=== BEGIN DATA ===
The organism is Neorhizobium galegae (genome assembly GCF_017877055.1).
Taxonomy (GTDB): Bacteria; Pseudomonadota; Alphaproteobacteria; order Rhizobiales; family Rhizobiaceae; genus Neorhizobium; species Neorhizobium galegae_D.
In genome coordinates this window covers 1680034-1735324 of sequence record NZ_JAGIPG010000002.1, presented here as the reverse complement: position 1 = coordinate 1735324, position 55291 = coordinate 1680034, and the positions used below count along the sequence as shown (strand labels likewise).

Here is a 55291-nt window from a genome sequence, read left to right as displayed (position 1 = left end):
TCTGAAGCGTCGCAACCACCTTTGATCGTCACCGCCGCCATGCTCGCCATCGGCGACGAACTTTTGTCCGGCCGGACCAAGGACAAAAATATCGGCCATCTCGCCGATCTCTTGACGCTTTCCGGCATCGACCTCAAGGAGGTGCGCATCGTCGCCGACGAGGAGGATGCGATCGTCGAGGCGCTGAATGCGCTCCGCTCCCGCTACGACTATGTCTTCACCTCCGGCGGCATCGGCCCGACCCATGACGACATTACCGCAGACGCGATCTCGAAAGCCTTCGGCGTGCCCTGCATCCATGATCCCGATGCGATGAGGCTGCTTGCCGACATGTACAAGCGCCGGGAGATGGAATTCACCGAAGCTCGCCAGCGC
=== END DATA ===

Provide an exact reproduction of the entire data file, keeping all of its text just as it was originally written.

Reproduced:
The organism is Neorhizobium galegae (genome assembly GCF_017877055.1).
Taxonomy (GTDB): Bacteria; Pseudomonadota; Alphaproteobacteria; order Rhizobiales; family Rhizobiaceae; genus Neorhizobium; species Neorhizobium galegae_D.
In genome coordinates this window covers 1680034-1735324 of sequence record NZ_JAGIPG010000002.1, presented here as the reverse complement: position 1 = coordinate 1735324, position 55291 = coordinate 1680034, and the positions used below count along the sequence as shown (strand labels likewise).

Here is a 55291-nt window from a genome sequence, read left to right as displayed (position 1 = left end):
TCTGAAGCGTCGCAACCACCTTTGATCGTCACCGCCGCCATGCTCGCCATCGGCGACGAACTTTTGTCCGGCCGGACCAAGGACAAAAATATCGGCCATCTCGCCGATCTCTTGACGCTTTCCGGCATCGACCTCAAGGAGGTGCGCATCGTCGCCGACGAGGAGGATGCGATCGTCGAGGCGCTGAATGCGCTCCGCTCCCGCTACGACTATGTCTTCACCTCCGGCGGCATCGGCCCGACCCATGACGACATTACCGCAGACGCGATCTCGAAAGCCTTCGGCGTGCCCTGCATCCATGATCCCGATGCGATGAGGCTGCTTGCCGACATGTACAAGCGCCGGGAGATGGAATTCACCGAAGCTCGCCAGCGC